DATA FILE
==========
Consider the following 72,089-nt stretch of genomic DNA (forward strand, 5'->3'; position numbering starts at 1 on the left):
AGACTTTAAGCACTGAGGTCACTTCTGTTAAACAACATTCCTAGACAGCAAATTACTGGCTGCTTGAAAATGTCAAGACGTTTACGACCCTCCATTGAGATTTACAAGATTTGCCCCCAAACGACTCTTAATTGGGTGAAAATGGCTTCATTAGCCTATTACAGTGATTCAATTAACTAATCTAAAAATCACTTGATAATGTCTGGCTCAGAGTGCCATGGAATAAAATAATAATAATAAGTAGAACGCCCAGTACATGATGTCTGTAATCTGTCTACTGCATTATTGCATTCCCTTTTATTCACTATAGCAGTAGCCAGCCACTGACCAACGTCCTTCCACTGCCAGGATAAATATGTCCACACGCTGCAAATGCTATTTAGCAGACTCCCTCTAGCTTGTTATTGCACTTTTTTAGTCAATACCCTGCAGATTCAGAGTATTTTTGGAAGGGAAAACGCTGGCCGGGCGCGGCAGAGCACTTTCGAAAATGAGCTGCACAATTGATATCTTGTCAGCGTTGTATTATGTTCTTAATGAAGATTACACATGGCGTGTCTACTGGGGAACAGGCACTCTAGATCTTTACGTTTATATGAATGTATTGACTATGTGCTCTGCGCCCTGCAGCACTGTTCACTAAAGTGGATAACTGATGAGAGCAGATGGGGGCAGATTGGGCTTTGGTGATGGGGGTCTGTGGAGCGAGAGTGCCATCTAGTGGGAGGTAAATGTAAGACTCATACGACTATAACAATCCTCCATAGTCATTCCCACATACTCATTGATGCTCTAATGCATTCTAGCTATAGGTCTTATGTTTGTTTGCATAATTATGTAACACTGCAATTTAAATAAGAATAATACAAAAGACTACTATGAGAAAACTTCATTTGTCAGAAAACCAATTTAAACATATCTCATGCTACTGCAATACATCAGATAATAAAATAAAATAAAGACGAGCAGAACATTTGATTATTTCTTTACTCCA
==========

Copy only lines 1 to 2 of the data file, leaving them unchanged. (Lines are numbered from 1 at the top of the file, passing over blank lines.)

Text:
Consider the following 72,089-nt stretch of genomic DNA (forward strand, 5'->3'; position numbering starts at 1 on the left):
AGACTTTAAGCACTGAGGTCACTTCTGTTAAACAACATTCCTAGACAGCAAATTACTGGCTGCTTGAAAATGTCAAGACGTTTACGACCCTCCATTGAGATTTACAAGATTTGCCCCCAAACGACTCTTAATTGGGTGAAAATGGCTTCATTAGCCTATTACAGTGATTCAATTAACTAATCTAAAAATCACTTGATAATGTCTGGCTCAGAGTGCCATGGAATAAAATAATAATAATAAGTAGAACGCCCAGTACATGATGTCTGTAATCTGTCTACTGCATTATTGCATTCCCTTTTATTCACTATAGCAGTAGCCAGCCACTGACCAACGTCCTTCCACTGCCAGGATAAATATGTCCACACGCTGCAAATGCTATTTAGCAGACTCCCTCTAGCTTGTTATTGCACTTTTTTAGTCAATACCCTGCAGATTCAGAGTATTTTTGGAAGGGAAAACGCTGGCCGGGCGCGGCAGAGCACTTTCGAAAATGAGCTGCACAATTGATATCTTGTCAGCGTTGTATTATGTTCTTAATGAAGATTACACATGGCGTGTCTACTGGGGAACAGGCACTCTAGATCTTTACGTTTATATGAATGTATTGACTATGTGCTCTGCGCCCTGCAGCACTGTTCACTAAAGTGGATAACTGATGAGAGCAGATGGGGGCAGATTGGGCTTTGGTGATGGGGGTCTGTGGAGCGAGAGTGCCATCTAGTGGGAGGTAAATGTAAGACTCATACGACTATAACAATCCTCCATAGTCATTCCCACATACTCATTGATGCTCTAATGCATTCTAGCTATAGGTCTTATGTTTGTTTGCATAATTATGTAACACTGCAATTTAAATAAGAATAATACAAAAGACTACTATGAGAAAACTTCATTTGTCAGAAAACCAATTTAAACATATCTCATGCTACTGCAATACATCAGATAATAAAATAAAATAAAGACGAGCAGAACATTTGATTATTTCTTTACTCCA